And that’s when it hits me. It’s not my Star Wars anymore. And I don’t mean this like angry comments to Wendig because of gender stuff, or agendas or anything like that. Simply this – it’s not my Star Wars anymore. I’m not the target audience. I mean, I’m sure I will enjoy it, that there will be things in the sequel trilogy to love – they may even become my favorite films. But they aren’t being made for me now – they are being made for people who are now what I was thirty years ago. A kid. With dreams of a galaxy far, far away. These novels are all just helping to explain why this thing called Star Wars is so big and popular, all to prepare a new generation to dive in and see what Finn and Rey and Poe do.
That’s what it was the last time around, too. All the stuff with the prequel trilogy, it was for kids of a different generation. For me and my generation, it’s Han, Luke, and Leia. For those somewhat younger, it’s tales of Obi-Wan and Anakin and Padmé. It’s Rex and Cody. To some, it’s even Kanan and Ezra and Hera and Sabine. But I’ll always default to the tales of Luke Skywalker. My sons, they know who Darth Vader is… but Kylo Ren looks like he’ll be the villain who will be the main bad guy in their adventures.
It’s their Star Wars now. It will be Star Wars to drive and shape their dreams, their hopes for the future. And while I’ll be along for the ride, this will really be their step into this larger universe. And that’s good. That’s how it should be.
7 thoughts to “It’s Not My Star Wars Anymore”
The generational aspects of Star Wars are fascinating. In addition to the OT/EU/PT/CW/ST divide, there is also a vocal group of fans whose formative Star Wars experience was the KOTOR games. The Sequels have their work cut out for them trying to please all of these constituencies!
I’m not sure that’s possible, save for fans of varying outlooks and strands being willing to look for the positive in TFA.
Ah, Revan… maybe the best story in Star Wars… at least in the original KOTOR.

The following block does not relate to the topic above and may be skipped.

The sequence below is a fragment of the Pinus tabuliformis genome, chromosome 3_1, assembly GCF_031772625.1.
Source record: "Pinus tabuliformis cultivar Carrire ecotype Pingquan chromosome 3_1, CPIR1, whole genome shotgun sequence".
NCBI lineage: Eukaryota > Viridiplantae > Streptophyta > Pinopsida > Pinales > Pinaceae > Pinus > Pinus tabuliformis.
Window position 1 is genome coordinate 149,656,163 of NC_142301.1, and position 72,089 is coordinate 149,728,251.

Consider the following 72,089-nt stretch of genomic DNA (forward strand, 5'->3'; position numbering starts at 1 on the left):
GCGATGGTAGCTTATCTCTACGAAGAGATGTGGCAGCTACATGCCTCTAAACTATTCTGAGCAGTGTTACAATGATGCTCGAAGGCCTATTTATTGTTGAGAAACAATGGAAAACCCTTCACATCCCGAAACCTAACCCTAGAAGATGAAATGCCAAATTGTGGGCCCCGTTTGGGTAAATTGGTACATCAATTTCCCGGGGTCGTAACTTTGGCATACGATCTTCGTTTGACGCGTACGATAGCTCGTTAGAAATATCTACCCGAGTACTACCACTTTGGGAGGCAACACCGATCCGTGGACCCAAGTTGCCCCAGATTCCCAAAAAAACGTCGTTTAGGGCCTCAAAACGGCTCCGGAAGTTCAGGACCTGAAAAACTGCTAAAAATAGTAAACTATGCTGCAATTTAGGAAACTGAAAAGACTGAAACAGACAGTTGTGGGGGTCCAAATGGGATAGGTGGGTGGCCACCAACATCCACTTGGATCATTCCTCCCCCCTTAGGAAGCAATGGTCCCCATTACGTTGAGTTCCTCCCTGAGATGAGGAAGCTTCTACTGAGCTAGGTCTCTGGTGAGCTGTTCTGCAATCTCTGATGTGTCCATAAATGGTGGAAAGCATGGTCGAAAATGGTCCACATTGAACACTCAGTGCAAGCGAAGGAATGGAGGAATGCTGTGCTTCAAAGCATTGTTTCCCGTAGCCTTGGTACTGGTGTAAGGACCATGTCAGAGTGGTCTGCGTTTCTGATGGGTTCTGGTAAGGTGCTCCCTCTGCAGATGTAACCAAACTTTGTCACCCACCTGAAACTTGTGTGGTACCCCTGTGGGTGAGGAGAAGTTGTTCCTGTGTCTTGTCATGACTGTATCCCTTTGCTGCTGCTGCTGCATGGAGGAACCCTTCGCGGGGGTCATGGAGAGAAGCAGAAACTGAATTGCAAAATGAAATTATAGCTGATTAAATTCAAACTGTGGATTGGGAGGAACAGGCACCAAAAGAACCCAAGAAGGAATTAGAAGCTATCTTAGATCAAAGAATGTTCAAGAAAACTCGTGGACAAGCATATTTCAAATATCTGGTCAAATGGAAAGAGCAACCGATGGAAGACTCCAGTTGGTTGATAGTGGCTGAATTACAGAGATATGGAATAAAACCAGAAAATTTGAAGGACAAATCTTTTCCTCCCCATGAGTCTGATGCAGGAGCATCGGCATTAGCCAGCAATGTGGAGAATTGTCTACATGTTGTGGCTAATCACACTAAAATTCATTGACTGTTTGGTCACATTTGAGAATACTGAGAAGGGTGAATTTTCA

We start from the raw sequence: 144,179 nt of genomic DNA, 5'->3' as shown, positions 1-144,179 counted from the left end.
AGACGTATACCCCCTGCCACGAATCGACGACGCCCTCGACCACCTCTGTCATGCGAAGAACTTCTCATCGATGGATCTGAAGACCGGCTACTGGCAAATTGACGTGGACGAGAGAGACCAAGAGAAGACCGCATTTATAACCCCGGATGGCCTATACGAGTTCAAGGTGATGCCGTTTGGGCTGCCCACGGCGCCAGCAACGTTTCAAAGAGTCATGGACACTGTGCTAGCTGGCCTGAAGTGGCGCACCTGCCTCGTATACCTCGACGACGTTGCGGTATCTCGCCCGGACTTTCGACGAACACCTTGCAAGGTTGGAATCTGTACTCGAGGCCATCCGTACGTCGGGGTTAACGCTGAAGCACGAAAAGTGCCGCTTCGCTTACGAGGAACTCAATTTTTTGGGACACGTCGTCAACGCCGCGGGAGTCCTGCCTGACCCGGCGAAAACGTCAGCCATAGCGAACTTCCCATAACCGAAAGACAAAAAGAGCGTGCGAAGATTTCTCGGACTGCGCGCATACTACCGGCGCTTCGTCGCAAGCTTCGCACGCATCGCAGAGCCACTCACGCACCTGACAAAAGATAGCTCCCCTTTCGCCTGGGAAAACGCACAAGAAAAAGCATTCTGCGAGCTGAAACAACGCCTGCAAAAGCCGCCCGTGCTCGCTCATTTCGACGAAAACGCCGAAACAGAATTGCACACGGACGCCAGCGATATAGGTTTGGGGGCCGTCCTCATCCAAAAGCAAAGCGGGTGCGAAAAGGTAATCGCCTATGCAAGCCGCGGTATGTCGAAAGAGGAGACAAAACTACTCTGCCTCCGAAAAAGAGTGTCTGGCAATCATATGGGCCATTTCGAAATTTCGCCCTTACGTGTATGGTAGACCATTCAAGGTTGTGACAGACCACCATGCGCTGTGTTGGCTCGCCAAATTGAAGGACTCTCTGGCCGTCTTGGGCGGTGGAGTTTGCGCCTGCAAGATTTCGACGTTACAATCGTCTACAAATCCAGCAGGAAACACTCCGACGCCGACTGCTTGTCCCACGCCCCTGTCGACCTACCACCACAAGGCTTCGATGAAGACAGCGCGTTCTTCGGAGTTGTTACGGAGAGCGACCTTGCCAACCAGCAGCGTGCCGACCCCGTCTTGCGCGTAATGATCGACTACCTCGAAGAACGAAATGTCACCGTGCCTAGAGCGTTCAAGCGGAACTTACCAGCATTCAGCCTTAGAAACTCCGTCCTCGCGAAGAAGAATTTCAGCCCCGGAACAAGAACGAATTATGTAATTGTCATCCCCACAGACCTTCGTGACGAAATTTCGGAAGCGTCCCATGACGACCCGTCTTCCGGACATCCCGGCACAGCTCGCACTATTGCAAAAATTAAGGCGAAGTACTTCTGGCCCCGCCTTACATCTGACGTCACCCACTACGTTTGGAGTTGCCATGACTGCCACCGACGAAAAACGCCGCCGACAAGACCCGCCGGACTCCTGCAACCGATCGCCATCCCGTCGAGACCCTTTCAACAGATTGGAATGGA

A refrain I see a lot is “Star Wars is for everyone”—it’s a POV a lot of us use reflexively to fight against the sidelining or disregard of minority voices in and out of universe. What I love about this piece is how it takes what seems at first to be an exclusionary statement—SW is for X but not for Y—and makes it into something positive and forward-looking instead.
This sort of sentiment sometimes arises with regard to superhero comics or Trek – both are long-running, across many years.
Where superheroes are concerned, it’s been argued that you can go for perhaps 10-15 years before you start to notice the frequency and circularity of DC and Marvel’s tricks.
Trek is closer to Wars, in the sense that everyone has ‘their’ Trek, the one that snagged their interest and kept it. For me that’s DSN, for others it’ll be something else – those ‘infamous’ new movies for instance.
I’m buying less DC/Marvel product than ever, why? Because I’m not the audience for it, not anymore. I know the tricks too well, but nowhere because of this is there a requirement for me to go around slagging off the new stuff, which is what tends to happen online. Which is why I enjoyed this piece, it goes the other way.
I’m still buying a lot of Marvel—maybe not my historical max, but a lot—but I find myself less and less interested in team books and larger universe-focused stuff in favor of insular and idiosyncratic character books like Ms. Marvel and Hawkeye. Like you suggest, I’m no longer capable of caring about their big-picture moves because it’s all so redundant, but there’s still a lot of great stories being told.
I guess there are two types of older fans—those who ragequit once they’re no longer the prime audience, and those who laser-focus on what they really like instead of trying to keep up forever. On the other hand, SW has been good enough over the past year that I’m still consuming pretty much all of it. =p
… I’ll be fine with The Force Awakens as long as we get a nice opening scrawl and not a folk guitar and someone singing, “…it’s been a long way, from Jedi to getting here…”